Well, it’s that time again. Time to make the weird old appetizers.
I grew up surrounded by recipe books that were published many years before I was born. They fascinated me as a kid, and they still do now. Not every dish is appetizing, but there was such a colorfully crude artistry to it all.
These days, one of my big Christmas traditions is to prepare a bunch of dishes from those books. If you’ve been reading Dino Drac from the start, you’ve seen me broil grapefruit, thread carrots through olives and even smear black fish eggs on burnt toast. To me, that is Christmas.
Tonight, the saga continues! Below are five more holiday appetizers, as pitched by very old cookbooks. (This time, most of the recipes are from the late ‘70s.)
I followed the directions as closely as possible, substituting nothing even when I knew that I should’ve. What’s the point of doing this if you’re not gonna go all-in?
Mix a small tub of sour cream with a teaspoon of lemon juice and a container of cheap red caviar. (Even if you’ve never noticed them, trust me, your supermarket does have containers of cheap red caviar. They’re usually stocked near the sardines.)
Stuff small blobs of that mixture into two-inch pieces of celery, and you are DONE. I’m sure some of you are revolted by what you’re seeing, but I love the way it looks. I would seriously frame and hang a 36” version of that first photo.
If you’ve never had this sort of cheap caviar, it’s so heavily salted that stores don’t even keep it refrigerated. It doesn’t taste so much like “salty fish” as it does “fishy salt,” and I consider no Christmas season complete until I use a jar of it in something.
Hot tip: Your mixture isn’t guaranteed to come out quite this pink, so if you’re into that, you may wanna add a drop of red food dye.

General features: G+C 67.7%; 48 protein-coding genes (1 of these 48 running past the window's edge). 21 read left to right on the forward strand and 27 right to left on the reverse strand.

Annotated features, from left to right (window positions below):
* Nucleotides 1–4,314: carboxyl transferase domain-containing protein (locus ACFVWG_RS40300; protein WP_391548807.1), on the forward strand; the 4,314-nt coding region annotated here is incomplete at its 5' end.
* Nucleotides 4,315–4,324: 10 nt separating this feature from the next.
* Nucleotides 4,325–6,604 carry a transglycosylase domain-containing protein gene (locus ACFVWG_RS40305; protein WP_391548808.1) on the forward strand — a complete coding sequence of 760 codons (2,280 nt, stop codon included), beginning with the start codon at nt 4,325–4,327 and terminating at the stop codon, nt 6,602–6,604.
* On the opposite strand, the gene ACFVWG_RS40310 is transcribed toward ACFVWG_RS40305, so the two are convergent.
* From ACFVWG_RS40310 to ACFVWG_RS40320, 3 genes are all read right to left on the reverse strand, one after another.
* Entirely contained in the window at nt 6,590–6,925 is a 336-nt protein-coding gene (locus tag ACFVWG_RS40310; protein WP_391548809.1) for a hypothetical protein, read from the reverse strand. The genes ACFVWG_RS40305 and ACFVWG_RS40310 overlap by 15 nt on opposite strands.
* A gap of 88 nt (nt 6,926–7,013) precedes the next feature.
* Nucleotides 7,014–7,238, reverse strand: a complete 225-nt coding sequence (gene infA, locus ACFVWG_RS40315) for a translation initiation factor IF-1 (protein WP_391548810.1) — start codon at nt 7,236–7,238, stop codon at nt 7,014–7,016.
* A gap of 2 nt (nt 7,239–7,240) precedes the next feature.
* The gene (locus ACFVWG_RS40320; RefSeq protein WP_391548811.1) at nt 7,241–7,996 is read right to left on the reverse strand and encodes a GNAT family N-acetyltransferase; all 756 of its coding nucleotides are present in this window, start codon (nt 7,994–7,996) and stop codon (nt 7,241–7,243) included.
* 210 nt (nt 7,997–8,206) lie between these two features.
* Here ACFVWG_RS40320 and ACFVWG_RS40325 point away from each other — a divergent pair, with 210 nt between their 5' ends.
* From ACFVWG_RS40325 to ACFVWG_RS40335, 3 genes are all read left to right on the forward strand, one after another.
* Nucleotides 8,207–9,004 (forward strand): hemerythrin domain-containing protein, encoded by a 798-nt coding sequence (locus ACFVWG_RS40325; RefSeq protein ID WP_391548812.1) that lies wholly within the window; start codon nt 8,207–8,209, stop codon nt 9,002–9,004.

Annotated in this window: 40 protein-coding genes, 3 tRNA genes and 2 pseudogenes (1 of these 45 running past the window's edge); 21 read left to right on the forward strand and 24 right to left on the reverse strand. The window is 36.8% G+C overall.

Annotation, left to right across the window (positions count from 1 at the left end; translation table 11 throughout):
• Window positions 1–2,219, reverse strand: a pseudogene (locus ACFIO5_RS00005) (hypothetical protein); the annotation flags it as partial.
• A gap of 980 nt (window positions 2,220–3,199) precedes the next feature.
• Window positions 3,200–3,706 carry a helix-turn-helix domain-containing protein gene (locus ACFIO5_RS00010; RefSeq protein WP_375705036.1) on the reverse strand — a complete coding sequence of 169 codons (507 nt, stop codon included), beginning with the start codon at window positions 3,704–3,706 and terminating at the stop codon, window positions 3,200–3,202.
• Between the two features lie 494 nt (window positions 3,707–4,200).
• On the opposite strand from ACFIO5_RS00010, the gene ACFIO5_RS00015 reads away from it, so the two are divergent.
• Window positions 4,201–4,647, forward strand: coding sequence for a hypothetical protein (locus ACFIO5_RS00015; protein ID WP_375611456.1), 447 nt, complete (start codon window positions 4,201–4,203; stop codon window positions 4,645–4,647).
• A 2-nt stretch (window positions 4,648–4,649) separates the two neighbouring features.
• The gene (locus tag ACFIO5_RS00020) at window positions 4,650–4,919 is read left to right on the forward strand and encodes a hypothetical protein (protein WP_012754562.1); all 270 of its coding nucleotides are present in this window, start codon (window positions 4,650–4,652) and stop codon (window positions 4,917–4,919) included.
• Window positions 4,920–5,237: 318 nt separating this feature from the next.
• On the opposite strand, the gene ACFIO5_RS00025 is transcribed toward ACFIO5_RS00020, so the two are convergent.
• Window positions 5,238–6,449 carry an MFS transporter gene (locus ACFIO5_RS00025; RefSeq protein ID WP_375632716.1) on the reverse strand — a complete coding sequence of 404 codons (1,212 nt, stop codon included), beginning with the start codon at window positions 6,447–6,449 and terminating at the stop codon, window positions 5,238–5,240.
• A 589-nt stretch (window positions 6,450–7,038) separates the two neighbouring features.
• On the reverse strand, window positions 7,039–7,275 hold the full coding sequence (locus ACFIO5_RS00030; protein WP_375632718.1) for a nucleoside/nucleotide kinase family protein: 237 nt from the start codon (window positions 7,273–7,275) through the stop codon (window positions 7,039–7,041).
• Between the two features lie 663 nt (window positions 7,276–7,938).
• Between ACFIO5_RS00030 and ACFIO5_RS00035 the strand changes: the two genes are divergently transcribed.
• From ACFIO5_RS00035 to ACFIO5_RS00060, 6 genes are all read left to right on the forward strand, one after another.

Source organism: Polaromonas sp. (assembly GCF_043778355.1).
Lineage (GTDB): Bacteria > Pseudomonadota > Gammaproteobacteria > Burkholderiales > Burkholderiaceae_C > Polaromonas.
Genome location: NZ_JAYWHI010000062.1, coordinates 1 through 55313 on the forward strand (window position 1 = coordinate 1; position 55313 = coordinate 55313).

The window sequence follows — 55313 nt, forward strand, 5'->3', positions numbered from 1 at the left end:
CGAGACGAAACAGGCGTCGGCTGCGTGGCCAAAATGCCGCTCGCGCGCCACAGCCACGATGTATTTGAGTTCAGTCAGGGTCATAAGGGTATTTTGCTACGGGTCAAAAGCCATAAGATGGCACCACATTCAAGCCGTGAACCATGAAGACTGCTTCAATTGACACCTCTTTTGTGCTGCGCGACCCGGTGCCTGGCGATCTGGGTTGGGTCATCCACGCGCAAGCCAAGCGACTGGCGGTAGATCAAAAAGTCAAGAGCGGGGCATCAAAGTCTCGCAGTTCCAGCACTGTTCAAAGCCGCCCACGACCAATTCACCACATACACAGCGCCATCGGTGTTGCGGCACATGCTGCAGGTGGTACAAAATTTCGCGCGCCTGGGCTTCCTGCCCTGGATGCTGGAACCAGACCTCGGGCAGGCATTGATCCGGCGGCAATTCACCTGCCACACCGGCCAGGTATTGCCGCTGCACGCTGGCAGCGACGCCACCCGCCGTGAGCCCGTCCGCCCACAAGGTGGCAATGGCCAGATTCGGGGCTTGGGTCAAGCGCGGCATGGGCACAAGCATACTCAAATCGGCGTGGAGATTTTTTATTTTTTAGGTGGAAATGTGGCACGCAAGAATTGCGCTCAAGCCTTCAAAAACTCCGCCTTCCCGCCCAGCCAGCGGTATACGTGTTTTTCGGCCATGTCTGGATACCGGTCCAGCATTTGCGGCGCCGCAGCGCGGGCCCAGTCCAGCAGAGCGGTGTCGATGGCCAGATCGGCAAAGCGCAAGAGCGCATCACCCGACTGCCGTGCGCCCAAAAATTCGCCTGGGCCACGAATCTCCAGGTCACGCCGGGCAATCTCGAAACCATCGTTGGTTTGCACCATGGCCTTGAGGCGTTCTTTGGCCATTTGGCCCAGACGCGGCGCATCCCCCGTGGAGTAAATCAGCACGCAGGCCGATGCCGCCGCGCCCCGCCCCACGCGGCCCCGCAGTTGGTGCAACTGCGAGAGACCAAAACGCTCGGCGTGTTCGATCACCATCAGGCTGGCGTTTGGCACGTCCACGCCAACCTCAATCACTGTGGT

SCORE: 7 out of 10. If I had to do it again, I’d add minced onions and maybe some chives. Sour cream is pretty goopy even when chilled, and I think these would work better with a thickened filling.
This 1978 recipe is way cumbersome by today’s standards, but I’m glad I didn’t modernize it. The end results weren’t “pretty,” exactly, but the taste and texture were weirdly “retro-feeling.”
Get some very thin bread and cut the crusts off. Brush one side of each slice with melted butter. Draw a line down the middle with a mixture of crumbled bacon, shaved parmesan, minced parsley and paprika. Roll as tightly as you can without breaking the bread, and secure each roll with a toothpick. Broil until they’re golden. Eat them.
It’s not quite a BLT, but the flavor is in that area. The best compliment I can give Bacon & Cheese Rolls is that they taste completely unhealthy. I ate one and hated myself and could only cope with that hate by eating another. This would’ve went on for hours, but I ran out of bread.
SCORE: 9 out of 10. The “retro” taste comes from the shaved parmesan, which rarely appears in today’s comparable dishes. (Parmesan must’ve been in serious fashion during the ‘60s and ‘70s, given how often it pops up in these books.)
Here you’re creating little flowery things out of cherry tomatoes, but it’s impossible to do perfectly. They’re okay as part of an appetizer spread, but they don’t hold up so well under individual inspection.
On the bright side, I could eat 40 of these fuckers in five minutes.